No doubt cities and states nationwide are working in overdrive to drop their Priority Climate Action Plans, or PCAPs, by March 1, gearing up for competitive funding to bring their initiatives to life. Last December, NRDC published a call for action, making a case that adding food waste projects will make the CPRG applications more competitive. Already leading the charge are Michigan, Missouri, Montana, New Jersey, New Mexico, and Oregon, throwing down the gauntlet with food waste in their playbook. New Jersey held extensive workshops and community building sessions that looked at food waste.

These climate action blueprints are going to be important. Every state and city must tackle food waste. With CPRG grants in play, there’s a rare opportunity for action since waste systems are controlled by city and state governments and typically require policy and government funding to fix. The proposals must show real climate impact and scalability.

Unfortunately, many climate proposals still fail to address the crisis of food waste, the single largest item in trash. In the US alone, growing food that is wasted generates 170 million metric tons of CO2 emissions annually, equivalent to those of 42 coal-fired power plants. And that’s not even counting methane emissions from food waste rotting in landfills. Landfills rank third in US methane emissions. Global agriculture devours 40% of the world’s land and 70% of its freshwater and emits one third of global greenhouse gas emissions.

But food waste is more than an environmental issue. World Wildlife Fund estimates that 40% of the world’s food is either lost on farms or tossed away in restaurants, grocery stores, schools, and home kitchens while 780 million of us go to bed hungry. We must revolutionize our food systems to feed more people without wrecking the planet. Cutting down on food waste can be a powerhouse for slashing methane, supporting farmers, and boosting local communities.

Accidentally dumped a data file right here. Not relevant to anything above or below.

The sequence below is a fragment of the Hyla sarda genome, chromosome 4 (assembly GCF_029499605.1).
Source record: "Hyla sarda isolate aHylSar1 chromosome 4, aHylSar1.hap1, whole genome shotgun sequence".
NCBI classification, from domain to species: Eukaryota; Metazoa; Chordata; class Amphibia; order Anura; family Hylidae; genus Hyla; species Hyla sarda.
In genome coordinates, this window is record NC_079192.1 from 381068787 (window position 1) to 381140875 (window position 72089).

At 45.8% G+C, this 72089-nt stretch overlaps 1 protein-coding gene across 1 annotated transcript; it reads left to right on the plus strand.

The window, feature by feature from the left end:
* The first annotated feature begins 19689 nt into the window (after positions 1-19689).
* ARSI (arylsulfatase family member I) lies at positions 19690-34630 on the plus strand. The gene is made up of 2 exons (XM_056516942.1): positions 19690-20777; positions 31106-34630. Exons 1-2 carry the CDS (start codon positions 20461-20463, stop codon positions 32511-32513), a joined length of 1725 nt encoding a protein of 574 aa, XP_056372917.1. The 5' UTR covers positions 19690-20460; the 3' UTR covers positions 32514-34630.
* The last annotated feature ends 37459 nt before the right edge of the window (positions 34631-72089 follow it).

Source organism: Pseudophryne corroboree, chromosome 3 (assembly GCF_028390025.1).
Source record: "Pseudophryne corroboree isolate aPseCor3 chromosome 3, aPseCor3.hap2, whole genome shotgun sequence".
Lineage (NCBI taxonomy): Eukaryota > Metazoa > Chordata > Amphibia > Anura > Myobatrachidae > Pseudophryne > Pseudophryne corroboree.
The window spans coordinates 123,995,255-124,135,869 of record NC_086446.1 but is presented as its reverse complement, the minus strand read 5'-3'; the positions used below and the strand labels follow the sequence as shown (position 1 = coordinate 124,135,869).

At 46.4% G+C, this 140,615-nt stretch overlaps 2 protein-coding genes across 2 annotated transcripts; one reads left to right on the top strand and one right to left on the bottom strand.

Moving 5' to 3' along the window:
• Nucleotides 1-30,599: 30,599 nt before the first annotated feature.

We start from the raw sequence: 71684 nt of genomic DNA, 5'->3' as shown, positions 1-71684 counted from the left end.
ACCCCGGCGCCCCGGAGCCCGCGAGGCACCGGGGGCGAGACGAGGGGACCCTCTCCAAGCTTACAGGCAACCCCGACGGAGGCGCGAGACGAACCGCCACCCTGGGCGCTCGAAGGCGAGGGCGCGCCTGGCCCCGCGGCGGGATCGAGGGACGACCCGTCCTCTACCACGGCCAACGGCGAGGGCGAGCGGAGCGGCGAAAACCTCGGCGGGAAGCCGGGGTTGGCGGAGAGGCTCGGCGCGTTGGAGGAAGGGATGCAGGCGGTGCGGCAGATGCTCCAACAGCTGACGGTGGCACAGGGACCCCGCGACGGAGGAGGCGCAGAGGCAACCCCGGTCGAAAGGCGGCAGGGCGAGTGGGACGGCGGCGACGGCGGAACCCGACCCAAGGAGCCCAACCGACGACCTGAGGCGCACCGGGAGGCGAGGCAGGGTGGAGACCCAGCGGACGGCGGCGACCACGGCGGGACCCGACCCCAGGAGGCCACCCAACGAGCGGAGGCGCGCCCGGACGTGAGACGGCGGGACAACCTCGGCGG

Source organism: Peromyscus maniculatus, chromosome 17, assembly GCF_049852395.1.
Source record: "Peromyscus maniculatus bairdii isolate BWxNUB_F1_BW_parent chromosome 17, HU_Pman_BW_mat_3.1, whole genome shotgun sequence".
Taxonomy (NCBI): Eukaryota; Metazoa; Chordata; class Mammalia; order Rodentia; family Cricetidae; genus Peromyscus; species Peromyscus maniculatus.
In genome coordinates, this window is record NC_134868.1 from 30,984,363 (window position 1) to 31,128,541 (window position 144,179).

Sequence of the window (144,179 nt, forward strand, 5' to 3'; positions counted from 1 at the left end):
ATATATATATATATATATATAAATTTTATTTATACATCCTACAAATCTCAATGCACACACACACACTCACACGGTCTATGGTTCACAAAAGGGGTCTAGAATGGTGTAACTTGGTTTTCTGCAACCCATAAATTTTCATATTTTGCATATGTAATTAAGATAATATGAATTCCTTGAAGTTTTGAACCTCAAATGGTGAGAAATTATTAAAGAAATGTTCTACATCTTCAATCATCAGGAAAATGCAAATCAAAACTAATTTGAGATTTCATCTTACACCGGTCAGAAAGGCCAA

Thankfully, there are coalitions and state toolkits available today that can be adapted and scaled. For example, California’s Senate Bill 1383 sets methane reduction targets by curbing disposal of organic waste in landfills. It aims to ensure that edible food is recovered, food scraps are composted, compost is purchased by cities, and that inedible food can be used for industries and animal feed.

Climate action plans aren't one-size-fits-all. What works in one state might not cut it in another. But the silver lining lies in the fact that as cities and states work to address food waste, they can tap into a shared treasure trove of best practices and amplify solutions.

So last call. If your PCAP isn’t shouting “Food Waste!” I suggest you add it immediately. Of course, things like energy and transportation are important, but the picture isn’t complete without regenerative and waste-free food systems.

Pete Pearson is senior director of food waste at World Wildlife Fund (WWF) in Washington, D.C., where WWF works together with the Zero Food Waste Coalition.

  • Date: 07 February 2024

For our Rising Stars series, we're featuring the next generation of leaders who are working toward a more sustainable world. We recently spoke with Jess Zeuner, a Program Specialist on the Plastic & Material Science team at World Wildlife Fund to learn about her role, her inspiration, and advice for those new to the field.

Jess blog

Jess Zeuner, outside WWF's headquarters

Describe your role for your company and what a typical day looks like.

As a Program Specialist on the Plastic & Material Science team at World Wildlife Fund, I support programs and partnerships that advance WWF’s vision of No Plastic in Nature by 2030. A typical day in my role includes collaborating with my colleagues on several projects and planning for upcoming events and workshops to engage stakeholders from across the plastics value chain. I’ve been with WWF for four years now and each day I am challenged to learn and grow in a dynamic environment, and I think that’s the best type of role a young professional could ask for.

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  • Date: 05 February 2024